DeFi Is A Programmable Fintech Platform
Without getting too far in the weeds in this post, DeFi is an open source Fintech platform that is unburdened by legacy technical debt and built on transparent, sound economics and monetary policy. In the DeFi economy, the Ethereum blockchain is the global settlement layer and ETH is the base layer currency, or “M0”. Unlike the incumbent SWIFT architecture, every layer of the stack is programmable including the base currency itself.
Beyond programmability, DeFi’s secret sauce is its combination of standardization and composability. And the impact will be profound.
This substantial innovation in liquidity removes the friction (middlemen, relationships, and paperwork) that clog current capital markets, enabling a frictionless flow of liquidity that modern global financial markets need.
“Earnings don't move the overall market; it's the Federal Reserve Board... focus on the central banks, and focus on the movement of liquidity... most people in the market are looking for earnings and conventional measures. It's liquidity that moves markets.”
-- Stanley Druckenmiller
Protocols, smart contracts, and code libraries are emerging for every type of financial instrument (and some that weren’t even possible before) on top of continued innovation in trading and market-making via smart contracts. Because DeFi is both standardized and composable, the design space for finance and financial services becomes exponentially greater. Any type of transaction or financial instrument that is sound becomes possible for anyone in the world with an internet connection.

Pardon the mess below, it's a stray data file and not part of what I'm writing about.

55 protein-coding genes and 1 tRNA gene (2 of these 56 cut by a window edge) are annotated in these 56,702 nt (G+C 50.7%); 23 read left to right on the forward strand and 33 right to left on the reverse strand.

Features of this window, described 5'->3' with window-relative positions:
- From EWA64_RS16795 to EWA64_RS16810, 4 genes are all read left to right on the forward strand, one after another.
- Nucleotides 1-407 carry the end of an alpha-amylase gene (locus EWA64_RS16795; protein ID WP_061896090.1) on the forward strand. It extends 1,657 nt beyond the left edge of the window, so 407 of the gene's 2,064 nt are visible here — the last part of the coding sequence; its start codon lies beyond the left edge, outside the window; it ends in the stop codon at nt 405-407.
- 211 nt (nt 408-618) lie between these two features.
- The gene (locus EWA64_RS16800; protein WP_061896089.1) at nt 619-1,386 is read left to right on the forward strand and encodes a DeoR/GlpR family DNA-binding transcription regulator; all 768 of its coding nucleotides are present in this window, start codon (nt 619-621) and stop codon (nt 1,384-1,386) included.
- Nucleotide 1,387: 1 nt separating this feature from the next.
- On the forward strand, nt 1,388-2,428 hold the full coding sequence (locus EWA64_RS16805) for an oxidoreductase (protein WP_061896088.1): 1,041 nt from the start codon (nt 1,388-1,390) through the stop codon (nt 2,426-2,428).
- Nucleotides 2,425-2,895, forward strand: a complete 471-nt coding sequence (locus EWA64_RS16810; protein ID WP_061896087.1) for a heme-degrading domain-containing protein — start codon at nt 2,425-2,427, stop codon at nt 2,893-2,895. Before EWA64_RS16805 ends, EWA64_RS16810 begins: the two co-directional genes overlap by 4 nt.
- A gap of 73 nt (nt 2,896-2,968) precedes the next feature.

Once the DeFi technology stack is mature and the DeFi economy has grown to a sufficient scale, every product or company built on the legacy fintech stack will find it extremely difficult to compete with DeFi products. This is as surely true as it was for the best horse and buggy companies at the invention of the automobile. DeFi technology is not mature enough to fulfill that promise yet, but it’s making progress towards that end faster than anyone realizes.
Among those who still “don’t realize” are traditional fintech incumbents and the VCs who are funding them. Broadly, they still believe that the existing tech stack is well entrenched and don’t recognize DeFi as a viable threat.
How DeFi Breaks The Existing Paradigm
Ben Thompson’s analysis of Visa’s acquisition of Plaid breaks down what appears to be that very entrenched network effect for the legacy stack. In it, he explains that Visa sits in the middle of a powerful multi-sided network among banks, merchants, and consumers.
“Once a job is done — and credit cards do their jobs very well — it takes a 10x improvement to get users to switch, and, in a three-sided network, that 10x is 10^3.”
Ironically in the process of explaining the entrenched network effects, this ends up highlighting why DeFi will be so disruptive.
In the DeFi economy, Ethereum addresses replace both SWIFT codes and bank accounts. The DeFi stack re-routes the value that traditionally accrued to the Visa network and banks back to the merchants and consumers.
The best part? Merchants and consumers get better banking and financial services. Banks become unnecessary middlemen. Hence why we’re going Bankless.
That’s just the sort of 1,000x improvement that can break even seemingly well-entrenched network effects.
Adoption of DeFi Infrastructure Is Happening Now